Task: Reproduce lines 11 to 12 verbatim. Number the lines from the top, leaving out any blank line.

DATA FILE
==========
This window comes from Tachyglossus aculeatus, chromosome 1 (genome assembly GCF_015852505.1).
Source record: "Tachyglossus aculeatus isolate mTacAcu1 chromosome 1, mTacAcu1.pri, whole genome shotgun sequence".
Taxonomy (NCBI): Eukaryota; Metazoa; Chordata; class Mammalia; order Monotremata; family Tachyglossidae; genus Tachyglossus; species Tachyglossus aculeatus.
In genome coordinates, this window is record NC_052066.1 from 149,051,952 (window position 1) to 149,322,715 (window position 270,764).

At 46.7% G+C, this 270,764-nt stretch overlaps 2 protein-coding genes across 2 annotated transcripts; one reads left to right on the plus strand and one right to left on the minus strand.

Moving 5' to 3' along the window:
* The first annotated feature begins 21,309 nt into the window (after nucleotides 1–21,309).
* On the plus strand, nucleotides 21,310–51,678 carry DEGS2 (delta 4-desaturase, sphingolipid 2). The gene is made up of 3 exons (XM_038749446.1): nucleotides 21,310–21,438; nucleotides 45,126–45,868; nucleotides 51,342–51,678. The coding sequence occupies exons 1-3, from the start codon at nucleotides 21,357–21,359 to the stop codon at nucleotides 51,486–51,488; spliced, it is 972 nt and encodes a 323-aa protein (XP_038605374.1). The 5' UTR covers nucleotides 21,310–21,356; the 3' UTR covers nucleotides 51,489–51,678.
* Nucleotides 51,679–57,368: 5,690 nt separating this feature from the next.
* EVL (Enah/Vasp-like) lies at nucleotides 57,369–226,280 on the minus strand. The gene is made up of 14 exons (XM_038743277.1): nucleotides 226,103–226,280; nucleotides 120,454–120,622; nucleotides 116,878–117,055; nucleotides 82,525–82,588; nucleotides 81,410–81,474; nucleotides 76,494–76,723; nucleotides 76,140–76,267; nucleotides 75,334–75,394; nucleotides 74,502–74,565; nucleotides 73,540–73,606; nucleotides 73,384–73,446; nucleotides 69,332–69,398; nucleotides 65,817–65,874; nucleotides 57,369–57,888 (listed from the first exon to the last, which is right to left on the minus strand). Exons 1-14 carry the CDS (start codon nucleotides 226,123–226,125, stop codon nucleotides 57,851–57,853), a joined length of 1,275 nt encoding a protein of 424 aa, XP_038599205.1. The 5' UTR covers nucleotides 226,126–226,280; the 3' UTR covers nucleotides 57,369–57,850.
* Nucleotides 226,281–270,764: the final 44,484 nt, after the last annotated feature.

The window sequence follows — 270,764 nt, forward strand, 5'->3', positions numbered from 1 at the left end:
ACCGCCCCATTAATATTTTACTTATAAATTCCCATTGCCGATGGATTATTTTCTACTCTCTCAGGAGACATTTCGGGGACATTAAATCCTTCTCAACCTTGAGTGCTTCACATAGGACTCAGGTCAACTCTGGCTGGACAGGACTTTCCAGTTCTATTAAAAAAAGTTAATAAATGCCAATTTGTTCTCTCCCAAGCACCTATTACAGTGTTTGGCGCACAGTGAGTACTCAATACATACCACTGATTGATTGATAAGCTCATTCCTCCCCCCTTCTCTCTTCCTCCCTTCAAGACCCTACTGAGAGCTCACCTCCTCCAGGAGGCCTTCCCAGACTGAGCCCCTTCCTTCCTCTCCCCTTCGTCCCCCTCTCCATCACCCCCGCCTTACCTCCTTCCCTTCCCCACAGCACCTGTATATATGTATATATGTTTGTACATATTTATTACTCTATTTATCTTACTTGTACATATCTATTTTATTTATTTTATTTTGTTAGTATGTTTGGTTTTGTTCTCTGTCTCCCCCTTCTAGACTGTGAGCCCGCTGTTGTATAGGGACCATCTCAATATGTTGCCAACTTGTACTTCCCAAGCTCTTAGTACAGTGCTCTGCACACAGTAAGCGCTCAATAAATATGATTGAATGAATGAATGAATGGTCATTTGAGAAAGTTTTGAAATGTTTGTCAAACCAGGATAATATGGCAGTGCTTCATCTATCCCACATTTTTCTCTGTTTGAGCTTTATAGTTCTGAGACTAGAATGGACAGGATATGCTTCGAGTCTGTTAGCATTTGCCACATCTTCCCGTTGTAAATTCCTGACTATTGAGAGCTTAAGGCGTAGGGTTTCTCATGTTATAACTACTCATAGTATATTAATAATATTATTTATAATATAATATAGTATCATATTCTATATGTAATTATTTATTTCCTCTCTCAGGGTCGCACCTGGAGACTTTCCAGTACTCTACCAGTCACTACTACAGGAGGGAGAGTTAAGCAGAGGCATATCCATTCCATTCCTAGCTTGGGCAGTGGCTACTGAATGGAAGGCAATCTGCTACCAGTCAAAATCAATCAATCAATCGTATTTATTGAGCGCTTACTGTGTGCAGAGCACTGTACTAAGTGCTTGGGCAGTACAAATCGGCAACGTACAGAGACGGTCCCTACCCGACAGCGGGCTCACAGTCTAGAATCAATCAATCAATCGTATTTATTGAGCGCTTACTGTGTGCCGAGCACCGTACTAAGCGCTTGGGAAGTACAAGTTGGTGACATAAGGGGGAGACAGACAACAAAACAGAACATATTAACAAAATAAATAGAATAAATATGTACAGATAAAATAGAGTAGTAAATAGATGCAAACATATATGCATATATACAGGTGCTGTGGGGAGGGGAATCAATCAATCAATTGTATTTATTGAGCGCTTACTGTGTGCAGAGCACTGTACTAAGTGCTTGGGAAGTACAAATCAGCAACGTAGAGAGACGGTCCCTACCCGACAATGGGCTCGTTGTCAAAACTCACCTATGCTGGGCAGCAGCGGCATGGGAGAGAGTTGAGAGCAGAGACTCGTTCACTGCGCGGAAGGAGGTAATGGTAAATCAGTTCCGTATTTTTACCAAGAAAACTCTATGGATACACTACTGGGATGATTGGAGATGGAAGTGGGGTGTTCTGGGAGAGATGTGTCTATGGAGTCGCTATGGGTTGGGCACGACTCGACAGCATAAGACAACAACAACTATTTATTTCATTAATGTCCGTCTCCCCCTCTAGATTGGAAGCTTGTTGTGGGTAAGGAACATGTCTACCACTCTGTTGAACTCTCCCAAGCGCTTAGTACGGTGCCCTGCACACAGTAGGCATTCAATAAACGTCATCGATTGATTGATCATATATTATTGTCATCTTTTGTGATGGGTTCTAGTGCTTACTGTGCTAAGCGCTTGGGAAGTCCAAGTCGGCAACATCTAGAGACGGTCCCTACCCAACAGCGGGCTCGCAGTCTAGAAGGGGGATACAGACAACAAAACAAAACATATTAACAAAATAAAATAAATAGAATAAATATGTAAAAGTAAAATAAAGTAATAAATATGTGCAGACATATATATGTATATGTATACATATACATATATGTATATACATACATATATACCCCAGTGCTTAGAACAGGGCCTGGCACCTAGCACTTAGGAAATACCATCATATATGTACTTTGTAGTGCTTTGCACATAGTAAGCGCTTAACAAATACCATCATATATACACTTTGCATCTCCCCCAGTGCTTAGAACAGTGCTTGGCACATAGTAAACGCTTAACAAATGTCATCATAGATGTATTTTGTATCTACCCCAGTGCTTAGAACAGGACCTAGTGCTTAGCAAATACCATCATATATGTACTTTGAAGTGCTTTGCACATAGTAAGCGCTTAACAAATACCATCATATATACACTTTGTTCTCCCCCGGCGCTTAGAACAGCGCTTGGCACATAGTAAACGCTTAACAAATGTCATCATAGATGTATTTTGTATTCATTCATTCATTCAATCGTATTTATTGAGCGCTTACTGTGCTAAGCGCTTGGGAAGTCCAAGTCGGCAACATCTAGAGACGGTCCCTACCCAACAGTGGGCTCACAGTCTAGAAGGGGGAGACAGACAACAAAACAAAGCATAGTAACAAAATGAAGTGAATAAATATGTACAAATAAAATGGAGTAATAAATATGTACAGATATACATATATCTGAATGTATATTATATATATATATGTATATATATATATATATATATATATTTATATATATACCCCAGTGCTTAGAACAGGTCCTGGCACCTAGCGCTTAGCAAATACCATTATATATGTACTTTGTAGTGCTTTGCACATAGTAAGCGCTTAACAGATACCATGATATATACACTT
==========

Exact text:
* Nucleotides 226,281–270,764: the final 44,484 nt, after the last annotated feature.

The window sequence follows — 270,764 nt, forward strand, 5'->3', positions numbered from 1 at the left end: